Software Updates for Serial Cables

Oh IPMI … *sigh*

A rough and frustrating week trying to diagnose the silliest problem with our workplace’s deployment of IPMI.  I swear, I never needed a device driver for a DB-9 connector and cable to get this to work before.  I can’t for the life of me figure out why anyone would intentionally use this garbage.

IPMI, in theory, is one of those bits of computer faff that is in every single server now-a-days as a bullet point entry on a saleperson’s power point presentations.  Everyone asks for it, nobody really uses it.  I mean, come on.  This nonsense is so ridiculous, its not even funny.

The idea, is that you have a tiny computer, in your computer (yo dawg, I herd u lik computers …) to manage the power, sensors and serial console of the machine.  This is sold as a good thing, but in practice is one of those paths that a sysadmin or engineer will find themselves perpetually pulled down, with no hope of escape.  This has happened to me and my coworkers, and we are not pleased.

This week’s debacle revolved around a strange alignment of settings and hardware that yeilded results that were confounding and frustrating.  Let’s start with item #1 and see if you can deduce from it what madness we inflicted upon ourselves.

Exhibit A: http://svnweb.freebsd.org/base?view=revision&revision=236216

A very nice patch, sort of based on the on-line Broadcom open-source documentation, but the Management Firmware Interface to deal with IPMI and other things isn’t 100% clearly documented.  So, the fact that this works for people in the FreeBSD community is kind of awesome.

Short explanation of that code:  It tries to save the settings on the IPMI interface before the driver resets everything and configures for operations.  The IPMI controller is its own computer and negotiates Ethernet settings on its own.  So, its “nice” that we try to not punch it in the face and take its lunch money.

Exhibit B:  IPMI interface from the Dell R410, Enterprise DRAC connected to Cisco 3560 on a port that is set to auto/FULL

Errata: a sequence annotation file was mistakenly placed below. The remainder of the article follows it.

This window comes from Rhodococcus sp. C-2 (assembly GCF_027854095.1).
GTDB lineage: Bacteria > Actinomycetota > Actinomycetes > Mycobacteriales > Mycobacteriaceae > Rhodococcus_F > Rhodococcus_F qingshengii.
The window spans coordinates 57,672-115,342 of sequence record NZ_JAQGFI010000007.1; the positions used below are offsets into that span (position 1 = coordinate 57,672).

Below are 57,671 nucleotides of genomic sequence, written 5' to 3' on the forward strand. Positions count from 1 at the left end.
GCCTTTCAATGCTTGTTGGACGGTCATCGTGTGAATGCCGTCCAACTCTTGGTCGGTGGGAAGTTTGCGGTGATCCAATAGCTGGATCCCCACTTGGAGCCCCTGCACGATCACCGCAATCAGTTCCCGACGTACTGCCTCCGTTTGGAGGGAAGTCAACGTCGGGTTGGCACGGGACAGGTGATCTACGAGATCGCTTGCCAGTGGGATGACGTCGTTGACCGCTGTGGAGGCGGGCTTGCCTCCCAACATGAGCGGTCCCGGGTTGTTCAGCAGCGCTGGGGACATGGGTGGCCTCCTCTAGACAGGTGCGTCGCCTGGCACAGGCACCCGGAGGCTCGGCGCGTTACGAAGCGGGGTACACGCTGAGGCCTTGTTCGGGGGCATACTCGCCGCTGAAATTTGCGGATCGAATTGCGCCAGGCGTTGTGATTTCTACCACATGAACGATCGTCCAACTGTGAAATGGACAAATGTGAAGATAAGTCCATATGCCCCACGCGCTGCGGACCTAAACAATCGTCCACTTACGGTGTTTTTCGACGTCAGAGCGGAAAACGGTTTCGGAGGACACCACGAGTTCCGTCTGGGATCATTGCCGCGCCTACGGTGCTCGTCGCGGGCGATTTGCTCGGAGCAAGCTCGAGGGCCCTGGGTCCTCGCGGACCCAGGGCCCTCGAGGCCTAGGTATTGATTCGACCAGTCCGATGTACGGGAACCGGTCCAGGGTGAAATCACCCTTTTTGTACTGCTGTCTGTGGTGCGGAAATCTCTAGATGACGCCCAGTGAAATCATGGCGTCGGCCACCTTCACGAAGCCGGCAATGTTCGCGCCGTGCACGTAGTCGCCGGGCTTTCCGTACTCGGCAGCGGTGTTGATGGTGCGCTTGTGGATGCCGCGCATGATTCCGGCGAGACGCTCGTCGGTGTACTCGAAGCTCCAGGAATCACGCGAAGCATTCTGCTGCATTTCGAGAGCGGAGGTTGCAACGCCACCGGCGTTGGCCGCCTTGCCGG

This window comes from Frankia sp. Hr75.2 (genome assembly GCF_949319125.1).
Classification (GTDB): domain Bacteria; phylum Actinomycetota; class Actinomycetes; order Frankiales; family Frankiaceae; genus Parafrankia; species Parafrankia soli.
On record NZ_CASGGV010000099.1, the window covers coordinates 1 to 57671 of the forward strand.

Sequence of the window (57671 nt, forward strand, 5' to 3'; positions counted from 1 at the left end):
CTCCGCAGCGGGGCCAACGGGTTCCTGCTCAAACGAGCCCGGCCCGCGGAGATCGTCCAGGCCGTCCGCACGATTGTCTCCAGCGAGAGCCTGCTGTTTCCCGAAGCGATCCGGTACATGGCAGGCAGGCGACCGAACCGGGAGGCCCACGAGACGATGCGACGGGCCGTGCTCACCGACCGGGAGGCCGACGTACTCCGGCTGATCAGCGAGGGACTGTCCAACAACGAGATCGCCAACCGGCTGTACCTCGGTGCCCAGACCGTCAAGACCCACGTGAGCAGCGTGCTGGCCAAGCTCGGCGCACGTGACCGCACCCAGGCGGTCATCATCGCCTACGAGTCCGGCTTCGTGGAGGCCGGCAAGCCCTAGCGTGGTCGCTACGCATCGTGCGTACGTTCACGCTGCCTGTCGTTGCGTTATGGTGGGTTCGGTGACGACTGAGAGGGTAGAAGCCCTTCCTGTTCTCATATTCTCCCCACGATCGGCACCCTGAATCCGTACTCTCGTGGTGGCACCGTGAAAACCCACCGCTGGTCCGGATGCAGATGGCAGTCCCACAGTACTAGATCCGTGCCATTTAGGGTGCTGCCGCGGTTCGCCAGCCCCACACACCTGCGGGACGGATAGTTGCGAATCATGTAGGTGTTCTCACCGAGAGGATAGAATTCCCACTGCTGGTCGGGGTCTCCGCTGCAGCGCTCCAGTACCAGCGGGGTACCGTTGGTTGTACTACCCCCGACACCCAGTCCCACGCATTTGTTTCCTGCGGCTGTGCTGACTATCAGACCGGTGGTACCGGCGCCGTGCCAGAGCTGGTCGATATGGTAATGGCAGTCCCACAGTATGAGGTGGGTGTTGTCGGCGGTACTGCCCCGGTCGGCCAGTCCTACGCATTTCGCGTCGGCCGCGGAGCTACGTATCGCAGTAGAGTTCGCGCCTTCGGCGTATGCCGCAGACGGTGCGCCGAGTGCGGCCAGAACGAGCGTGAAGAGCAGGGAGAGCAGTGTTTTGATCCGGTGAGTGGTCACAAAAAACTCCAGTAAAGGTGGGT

The IPMI controllers on Dell boxes are called “DRAC”.  The “DRAC” connection is separate from the server interfaces and is *only* capable of 10/100.  Now think about what I just said about the port settings of auto/FULL.  ew.  There’s drama about 10/100 and “full” settings from history that we can go into at a later date when I more fully understand it, but needless to say, it doesn’t make the DRAC very happy.

Exhibit C:  The IPMI Serial Over Lan (SOL) interface on the Dell R410 allows you to still use the DB-9 interface on the server as a second TTY or serial communications interface for things like modems, GPS receivers, etc.  Unless of course you actually *connect* to the SOL interface and try to use it with ipmitool/freeipmi etc.  In this case, the second TTY (/dev/ttyu1 in the BSD case):

STOPS RESPONDING. FOR EVER.  REALLY?  ARE YOU KIDDING ME?

If you haven’t table flipped at this point, go read the IPMI standard at some point.  Prepare to be amazed and astounded by all the wizardry that it does for you.  REALLY?  I CAN READ FAN SPEEDS?  ZOMG!!@!@WTFBBQ11111

Faff.  Complete and utter FAFF.

I’d like to apologize to Dell for using their gear as an example of the nonsense in this universe.  I really feel bad for their engineers in this case.  They took a crap-ass design and made something that sort of works.

I can’t really say if the other major server folks are more/less solid at this point.  But wow, taking a completely functional design known as a “serial cable” and making it less reliable.  Amazing.

3 thoughts on “Software Updates for Serial Cables

  1. Drieux

    This is the face of progress
    A common standard that can be embraced and extended
    To eternal profitability!
    It is about the ROI! The feeMarketeers! The feeDome!
    Oh, sorry, meant to say that modern technology is complex.

    Reply
  2. Allan Jude

    I use the IPMI on supermicro gear fairly regularly, the full KVM interface w/ virtual media is very handy for installing the operating system on new servers that are on a different continent than me.

    It is not great, and it breaks down often, but, it is the best solution we have at this time.

    Reply
  3. Sean Post author

    What is your use case for virtual media? Is this the re-installation case?

    That’s the *only* reason I have that this type of additional support atop IPMI is even marginally useful. If your machines are in a remote location or you can’t get hands on the gear, then it can come in handy. I would assume, that you cannot get a netboot server running in these environments?

    Reply

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